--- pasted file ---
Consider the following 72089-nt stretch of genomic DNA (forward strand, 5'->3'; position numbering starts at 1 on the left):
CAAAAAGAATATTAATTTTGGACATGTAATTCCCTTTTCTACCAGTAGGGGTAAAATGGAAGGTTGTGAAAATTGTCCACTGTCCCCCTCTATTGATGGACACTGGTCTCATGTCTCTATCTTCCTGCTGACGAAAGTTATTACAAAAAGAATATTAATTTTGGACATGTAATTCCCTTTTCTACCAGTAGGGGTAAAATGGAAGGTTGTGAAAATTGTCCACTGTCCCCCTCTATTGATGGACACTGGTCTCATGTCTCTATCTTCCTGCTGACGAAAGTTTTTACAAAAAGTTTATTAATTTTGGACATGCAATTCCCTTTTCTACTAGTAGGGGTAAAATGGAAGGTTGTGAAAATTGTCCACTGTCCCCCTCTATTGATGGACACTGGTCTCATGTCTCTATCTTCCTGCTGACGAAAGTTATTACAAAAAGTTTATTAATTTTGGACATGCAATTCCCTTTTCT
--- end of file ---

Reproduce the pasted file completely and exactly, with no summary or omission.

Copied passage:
Consider the following 72089-nt stretch of genomic DNA (forward strand, 5'->3'; position numbering starts at 1 on the left):
CAAAAAGAATATTAATTTTGGACATGTAATTCCCTTTTCTACCAGTAGGGGTAAAATGGAAGGTTGTGAAAATTGTCCACTGTCCCCCTCTATTGATGGACACTGGTCTCATGTCTCTATCTTCCTGCTGACGAAAGTTATTACAAAAAGAATATTAATTTTGGACATGTAATTCCCTTTTCTACCAGTAGGGGTAAAATGGAAGGTTGTGAAAATTGTCCACTGTCCCCCTCTATTGATGGACACTGGTCTCATGTCTCTATCTTCCTGCTGACGAAAGTTTTTACAAAAAGTTTATTAATTTTGGACATGCAATTCCCTTTTCTACTAGTAGGGGTAAAATGGAAGGTTGTGAAAATTGTCCACTGTCCCCCTCTATTGATGGACACTGGTCTCATGTCTCTATCTTCCTGCTGACGAAAGTTATTACAAAAAGTTTATTAATTTTGGACATGCAATTCCCTTTTCT